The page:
Still, the play defies logic at times. Some of its effects depend on the unlikely obtuseness of characters who presumably have prior experience dealing with dementia. Telling a patient “You ought to remember it by now” is probably not best practice in Alzheimer’s care. When the once-punctilious André asks the time, one helper unhelpfully answers, “Time for your medication.” No one seems to understand or credit the man’s wounded pride and terror. Perhaps this is because we are still meant to see the story through André’s consciousness: He thinks he’s being gaslit. Even so, the central conceit gets dodgy by the sixth or seventh scene. Not only have we caught on sufficiently that it no longer produces much disorientation, but Zeller seems to lose track of it himself, playing cognitive tricks even in scenes that André isn’t part of. So what does the conceit mean now? Does the play have Alzheimer’s? Do we?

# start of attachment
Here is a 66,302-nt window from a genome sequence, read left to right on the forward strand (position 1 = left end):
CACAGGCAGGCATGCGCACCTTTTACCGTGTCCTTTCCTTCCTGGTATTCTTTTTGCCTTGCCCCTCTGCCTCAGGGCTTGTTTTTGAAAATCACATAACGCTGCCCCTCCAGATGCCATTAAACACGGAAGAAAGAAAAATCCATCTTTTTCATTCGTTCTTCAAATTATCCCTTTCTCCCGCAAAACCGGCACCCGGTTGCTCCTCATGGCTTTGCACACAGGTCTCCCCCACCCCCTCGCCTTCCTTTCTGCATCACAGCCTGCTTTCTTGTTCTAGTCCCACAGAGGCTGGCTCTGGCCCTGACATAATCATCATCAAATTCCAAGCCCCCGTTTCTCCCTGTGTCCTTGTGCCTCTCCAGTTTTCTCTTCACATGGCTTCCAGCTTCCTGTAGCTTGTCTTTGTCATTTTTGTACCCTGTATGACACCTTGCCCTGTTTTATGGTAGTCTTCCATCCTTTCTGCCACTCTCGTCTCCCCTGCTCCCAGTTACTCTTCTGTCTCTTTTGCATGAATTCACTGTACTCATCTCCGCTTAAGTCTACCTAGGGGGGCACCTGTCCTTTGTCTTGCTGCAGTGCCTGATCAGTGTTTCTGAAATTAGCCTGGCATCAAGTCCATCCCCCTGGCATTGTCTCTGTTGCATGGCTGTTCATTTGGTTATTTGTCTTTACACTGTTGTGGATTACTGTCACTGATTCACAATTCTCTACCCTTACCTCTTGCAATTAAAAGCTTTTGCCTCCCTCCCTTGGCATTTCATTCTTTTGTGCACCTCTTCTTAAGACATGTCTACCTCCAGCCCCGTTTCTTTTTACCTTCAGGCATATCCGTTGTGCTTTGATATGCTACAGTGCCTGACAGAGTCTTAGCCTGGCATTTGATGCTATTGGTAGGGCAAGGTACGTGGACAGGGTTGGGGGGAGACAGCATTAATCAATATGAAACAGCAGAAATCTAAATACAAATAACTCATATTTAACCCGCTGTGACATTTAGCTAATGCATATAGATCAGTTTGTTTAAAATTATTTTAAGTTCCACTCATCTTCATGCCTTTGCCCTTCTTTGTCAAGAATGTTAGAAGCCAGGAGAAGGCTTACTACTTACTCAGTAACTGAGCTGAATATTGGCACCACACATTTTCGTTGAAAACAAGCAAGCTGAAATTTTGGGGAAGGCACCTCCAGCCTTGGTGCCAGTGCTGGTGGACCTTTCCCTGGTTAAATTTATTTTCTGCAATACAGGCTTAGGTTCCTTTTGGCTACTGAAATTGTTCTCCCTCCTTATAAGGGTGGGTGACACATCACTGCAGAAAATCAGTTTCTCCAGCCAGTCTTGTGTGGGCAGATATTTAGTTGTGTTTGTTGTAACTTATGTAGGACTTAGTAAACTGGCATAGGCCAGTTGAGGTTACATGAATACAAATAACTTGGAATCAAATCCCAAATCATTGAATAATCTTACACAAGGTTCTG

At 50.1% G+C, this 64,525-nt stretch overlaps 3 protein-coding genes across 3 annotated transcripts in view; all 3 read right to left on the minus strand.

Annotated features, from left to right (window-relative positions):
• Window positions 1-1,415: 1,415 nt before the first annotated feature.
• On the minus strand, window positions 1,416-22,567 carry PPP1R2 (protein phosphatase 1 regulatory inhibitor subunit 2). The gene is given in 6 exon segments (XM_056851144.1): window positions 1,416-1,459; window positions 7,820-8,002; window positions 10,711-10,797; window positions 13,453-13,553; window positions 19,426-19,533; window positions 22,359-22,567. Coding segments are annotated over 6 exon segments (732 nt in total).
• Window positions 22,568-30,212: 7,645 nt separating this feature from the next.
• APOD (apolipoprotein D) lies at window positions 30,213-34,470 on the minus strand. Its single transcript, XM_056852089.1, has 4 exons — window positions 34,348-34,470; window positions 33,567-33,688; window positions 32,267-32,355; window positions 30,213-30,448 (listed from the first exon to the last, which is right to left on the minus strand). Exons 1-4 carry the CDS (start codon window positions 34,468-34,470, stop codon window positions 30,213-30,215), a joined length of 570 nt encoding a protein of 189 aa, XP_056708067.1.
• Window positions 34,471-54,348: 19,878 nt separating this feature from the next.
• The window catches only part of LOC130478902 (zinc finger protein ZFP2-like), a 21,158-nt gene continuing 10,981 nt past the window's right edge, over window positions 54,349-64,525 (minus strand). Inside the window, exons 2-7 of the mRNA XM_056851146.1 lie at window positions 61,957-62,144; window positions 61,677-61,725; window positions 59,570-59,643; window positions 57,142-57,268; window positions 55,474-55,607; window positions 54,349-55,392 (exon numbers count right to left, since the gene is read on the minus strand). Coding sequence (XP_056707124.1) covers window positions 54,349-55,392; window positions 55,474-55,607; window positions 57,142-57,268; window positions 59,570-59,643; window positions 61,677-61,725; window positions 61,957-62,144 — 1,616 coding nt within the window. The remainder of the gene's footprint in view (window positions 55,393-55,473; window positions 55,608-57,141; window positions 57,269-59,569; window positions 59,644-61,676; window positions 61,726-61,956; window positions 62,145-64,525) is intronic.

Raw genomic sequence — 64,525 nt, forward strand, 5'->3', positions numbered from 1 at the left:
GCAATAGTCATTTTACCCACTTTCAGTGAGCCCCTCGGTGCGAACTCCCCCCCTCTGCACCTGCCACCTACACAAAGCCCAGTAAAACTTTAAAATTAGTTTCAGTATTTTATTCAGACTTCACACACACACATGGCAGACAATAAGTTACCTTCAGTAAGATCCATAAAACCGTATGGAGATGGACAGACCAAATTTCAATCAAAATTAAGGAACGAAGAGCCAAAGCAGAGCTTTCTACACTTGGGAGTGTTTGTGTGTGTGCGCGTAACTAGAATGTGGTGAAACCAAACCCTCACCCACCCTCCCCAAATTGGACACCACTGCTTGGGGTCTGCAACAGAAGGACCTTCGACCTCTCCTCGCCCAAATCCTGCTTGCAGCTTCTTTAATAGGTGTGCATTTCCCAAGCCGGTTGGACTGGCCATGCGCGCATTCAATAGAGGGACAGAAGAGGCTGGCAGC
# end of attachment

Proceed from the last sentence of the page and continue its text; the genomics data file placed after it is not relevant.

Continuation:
That would be an odd moral, but contemporary French plays — even winners of the Molière Award, like The Father — have a habit of privileging formal wit over profound insight. (Among the few Paris imports seen on Broadway recently are Yasmina Reza’s trio of Art, Life (x) 3, and God of Carnage: each high concept and low impact.) American plays usually default in the opposite direction. But if The Father gets only partway across the ocean on its own steam, Hughes has tugged it near to shore, and Langella, that roué, docks it every night. What he does to the play is almost as pleasurable and improving as what he does to the audience.
*This article appears in the April 18, 2016 issue of New York Magazine.